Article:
A seminar about “Digitalisation and the quality of public services” was organized in Vienna / Austria from 22 to 24 September 2021 by EUROFEDOP (Europese Federatie van het Overheidspersoneel) with the support of EZA and of the European Union.
The seminar was physically attended by representatives of 16 workers’ organisations from EU member countries, EU candidate countries and as guests from Switzerland and Ukraine. Together they tried to find solutions to questions such as: what has to be the strategy of trade unions in the transition phase towards the far-reaching digitalisation of society, in particular regarding the effects of digitalisation on public services, the citizens and the staff of public services.
A common thread through the sessions was the corona pandemic that has hit European society hard in the last one and a half years and how this has affected the delivery of public services and, in particular, the way in which work has been re-organised with the aim of assuring the continuity of public services. Telework had already been an existing practice before the pandemic, but its introduction was considerably enhanced when countries decided to put a block on economic activities, including the way in which public services were delivered to the public.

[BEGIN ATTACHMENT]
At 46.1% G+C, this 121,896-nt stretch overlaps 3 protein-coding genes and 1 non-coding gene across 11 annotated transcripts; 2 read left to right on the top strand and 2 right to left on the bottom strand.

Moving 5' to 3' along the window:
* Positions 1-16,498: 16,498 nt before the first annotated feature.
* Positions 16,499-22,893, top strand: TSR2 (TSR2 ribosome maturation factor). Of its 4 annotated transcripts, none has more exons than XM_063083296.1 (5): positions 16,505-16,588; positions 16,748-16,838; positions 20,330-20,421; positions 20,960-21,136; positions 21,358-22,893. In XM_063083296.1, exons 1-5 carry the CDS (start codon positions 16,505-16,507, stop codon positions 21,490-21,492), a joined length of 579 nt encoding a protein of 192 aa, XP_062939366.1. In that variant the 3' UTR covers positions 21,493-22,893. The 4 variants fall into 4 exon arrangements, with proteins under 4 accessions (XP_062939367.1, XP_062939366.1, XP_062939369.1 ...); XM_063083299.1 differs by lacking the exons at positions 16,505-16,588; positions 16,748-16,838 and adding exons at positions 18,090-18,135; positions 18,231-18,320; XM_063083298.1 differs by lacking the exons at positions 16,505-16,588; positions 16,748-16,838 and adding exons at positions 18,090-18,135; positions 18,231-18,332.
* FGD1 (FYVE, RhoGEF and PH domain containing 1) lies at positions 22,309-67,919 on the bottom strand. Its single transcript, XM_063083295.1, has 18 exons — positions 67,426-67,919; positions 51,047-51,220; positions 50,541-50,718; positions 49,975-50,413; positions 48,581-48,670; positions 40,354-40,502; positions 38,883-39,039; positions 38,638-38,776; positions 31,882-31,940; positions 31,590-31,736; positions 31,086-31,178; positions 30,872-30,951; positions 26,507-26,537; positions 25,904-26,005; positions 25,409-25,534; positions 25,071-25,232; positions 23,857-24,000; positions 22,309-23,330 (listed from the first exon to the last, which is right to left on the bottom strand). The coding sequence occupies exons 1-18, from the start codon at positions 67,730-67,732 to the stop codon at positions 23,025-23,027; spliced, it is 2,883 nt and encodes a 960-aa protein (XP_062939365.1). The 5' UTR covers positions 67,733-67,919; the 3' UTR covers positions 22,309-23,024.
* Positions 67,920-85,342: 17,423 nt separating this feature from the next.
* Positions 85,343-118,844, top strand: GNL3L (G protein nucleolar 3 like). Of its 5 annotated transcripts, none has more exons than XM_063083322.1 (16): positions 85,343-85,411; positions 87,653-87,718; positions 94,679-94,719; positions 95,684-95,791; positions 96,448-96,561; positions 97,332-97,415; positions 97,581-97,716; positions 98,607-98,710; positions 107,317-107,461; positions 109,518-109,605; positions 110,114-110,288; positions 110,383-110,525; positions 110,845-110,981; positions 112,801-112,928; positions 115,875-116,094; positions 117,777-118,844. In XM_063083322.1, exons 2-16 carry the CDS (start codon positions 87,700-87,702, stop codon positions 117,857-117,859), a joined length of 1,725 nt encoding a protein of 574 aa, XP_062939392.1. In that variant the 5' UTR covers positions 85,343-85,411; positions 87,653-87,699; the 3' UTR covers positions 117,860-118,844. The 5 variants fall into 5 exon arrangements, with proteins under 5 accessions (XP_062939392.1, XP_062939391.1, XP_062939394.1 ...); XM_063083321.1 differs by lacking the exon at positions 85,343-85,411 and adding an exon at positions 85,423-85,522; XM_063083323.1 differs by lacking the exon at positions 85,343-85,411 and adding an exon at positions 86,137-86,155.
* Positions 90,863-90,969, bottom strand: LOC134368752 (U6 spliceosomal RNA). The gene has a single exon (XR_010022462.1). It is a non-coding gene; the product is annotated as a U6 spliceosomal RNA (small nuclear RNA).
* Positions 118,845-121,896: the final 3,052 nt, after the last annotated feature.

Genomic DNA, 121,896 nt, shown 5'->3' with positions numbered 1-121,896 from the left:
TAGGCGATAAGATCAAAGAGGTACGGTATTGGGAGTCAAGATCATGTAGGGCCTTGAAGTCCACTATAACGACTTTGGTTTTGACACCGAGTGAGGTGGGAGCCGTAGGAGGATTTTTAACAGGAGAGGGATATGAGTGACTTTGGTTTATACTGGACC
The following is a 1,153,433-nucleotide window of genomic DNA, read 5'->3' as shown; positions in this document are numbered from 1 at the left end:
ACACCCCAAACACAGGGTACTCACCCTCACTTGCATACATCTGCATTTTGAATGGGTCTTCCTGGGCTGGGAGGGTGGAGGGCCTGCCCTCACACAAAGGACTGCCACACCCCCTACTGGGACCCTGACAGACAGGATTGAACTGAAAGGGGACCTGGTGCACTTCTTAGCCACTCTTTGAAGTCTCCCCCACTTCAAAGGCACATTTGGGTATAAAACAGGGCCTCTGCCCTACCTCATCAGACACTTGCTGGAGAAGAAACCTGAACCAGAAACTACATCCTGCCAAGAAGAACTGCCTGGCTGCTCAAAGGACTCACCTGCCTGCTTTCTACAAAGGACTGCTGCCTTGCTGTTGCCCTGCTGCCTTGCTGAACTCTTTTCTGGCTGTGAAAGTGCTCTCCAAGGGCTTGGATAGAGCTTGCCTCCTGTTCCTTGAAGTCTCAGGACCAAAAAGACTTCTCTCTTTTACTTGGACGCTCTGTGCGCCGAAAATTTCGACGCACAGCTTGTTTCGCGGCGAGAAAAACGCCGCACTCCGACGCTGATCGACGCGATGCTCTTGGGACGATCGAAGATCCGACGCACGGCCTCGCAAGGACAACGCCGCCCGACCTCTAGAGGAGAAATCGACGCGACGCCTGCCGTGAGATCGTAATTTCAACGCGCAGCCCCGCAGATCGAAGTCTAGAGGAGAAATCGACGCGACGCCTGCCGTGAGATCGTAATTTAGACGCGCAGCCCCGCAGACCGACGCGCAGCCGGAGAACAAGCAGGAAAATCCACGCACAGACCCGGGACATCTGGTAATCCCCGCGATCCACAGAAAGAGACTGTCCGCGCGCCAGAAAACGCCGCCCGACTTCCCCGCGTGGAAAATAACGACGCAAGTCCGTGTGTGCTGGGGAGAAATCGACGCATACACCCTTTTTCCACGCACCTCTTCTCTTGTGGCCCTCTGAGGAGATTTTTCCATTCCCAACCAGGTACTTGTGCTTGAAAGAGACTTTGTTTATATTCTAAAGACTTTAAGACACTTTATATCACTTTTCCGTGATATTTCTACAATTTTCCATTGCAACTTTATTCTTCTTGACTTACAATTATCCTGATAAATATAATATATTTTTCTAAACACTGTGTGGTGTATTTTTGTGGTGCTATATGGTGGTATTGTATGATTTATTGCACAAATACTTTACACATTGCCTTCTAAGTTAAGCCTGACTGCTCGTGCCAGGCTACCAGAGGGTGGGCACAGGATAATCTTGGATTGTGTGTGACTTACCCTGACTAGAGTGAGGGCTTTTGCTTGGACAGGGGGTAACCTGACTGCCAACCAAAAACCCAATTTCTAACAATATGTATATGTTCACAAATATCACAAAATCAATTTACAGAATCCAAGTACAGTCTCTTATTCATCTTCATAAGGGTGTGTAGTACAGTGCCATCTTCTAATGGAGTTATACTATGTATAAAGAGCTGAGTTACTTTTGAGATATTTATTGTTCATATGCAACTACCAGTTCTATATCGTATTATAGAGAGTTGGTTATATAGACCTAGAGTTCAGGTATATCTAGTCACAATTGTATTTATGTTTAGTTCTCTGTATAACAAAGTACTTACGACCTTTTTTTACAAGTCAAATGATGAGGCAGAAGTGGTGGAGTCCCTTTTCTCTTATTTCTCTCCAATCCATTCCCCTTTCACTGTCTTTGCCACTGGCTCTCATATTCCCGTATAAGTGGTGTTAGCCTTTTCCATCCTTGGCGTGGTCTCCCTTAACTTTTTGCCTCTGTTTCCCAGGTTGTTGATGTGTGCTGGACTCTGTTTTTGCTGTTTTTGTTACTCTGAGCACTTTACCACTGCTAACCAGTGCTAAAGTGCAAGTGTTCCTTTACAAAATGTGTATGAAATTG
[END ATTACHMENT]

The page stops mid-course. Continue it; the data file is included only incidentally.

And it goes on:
The participants agreed that telework is a practice that will stay once the pandemic will be over, most probably in a hybrid form, with people working at home and regularly meeting their colleagues at the joint workplace. But it was also underlined that the practice of telework has to go together with the elaboration of an appropriate legislation that takes account of possible negative effects resulting from working at home. When telework becomes the norm, serious attention must be paid to the risk that the distinction between work and private life will disappear, with long working hours and an increasing workload, with greater risks of workers losing the balance between work and private life. Moreover, employers’ and workers’ organisations have to reach agreement about how to regulate the question of flexibility.
Other questions raised in this context were: when does work start when you work at home? From the moment at which you open your computer? Will you be free to determine this yourself? How about the payment of your salary? Will you be paid by the hour? How can this be controlled?
One of the speakers spoke of the right you have or have not as a citizen to digitally disconnect.
The seminar topic was discussed from the point of view of speakers representing the three partners of social dialogue. All partners agreed that all parties will benefit from working together with the aim of reaching the same goal, to deliver quality services to the public.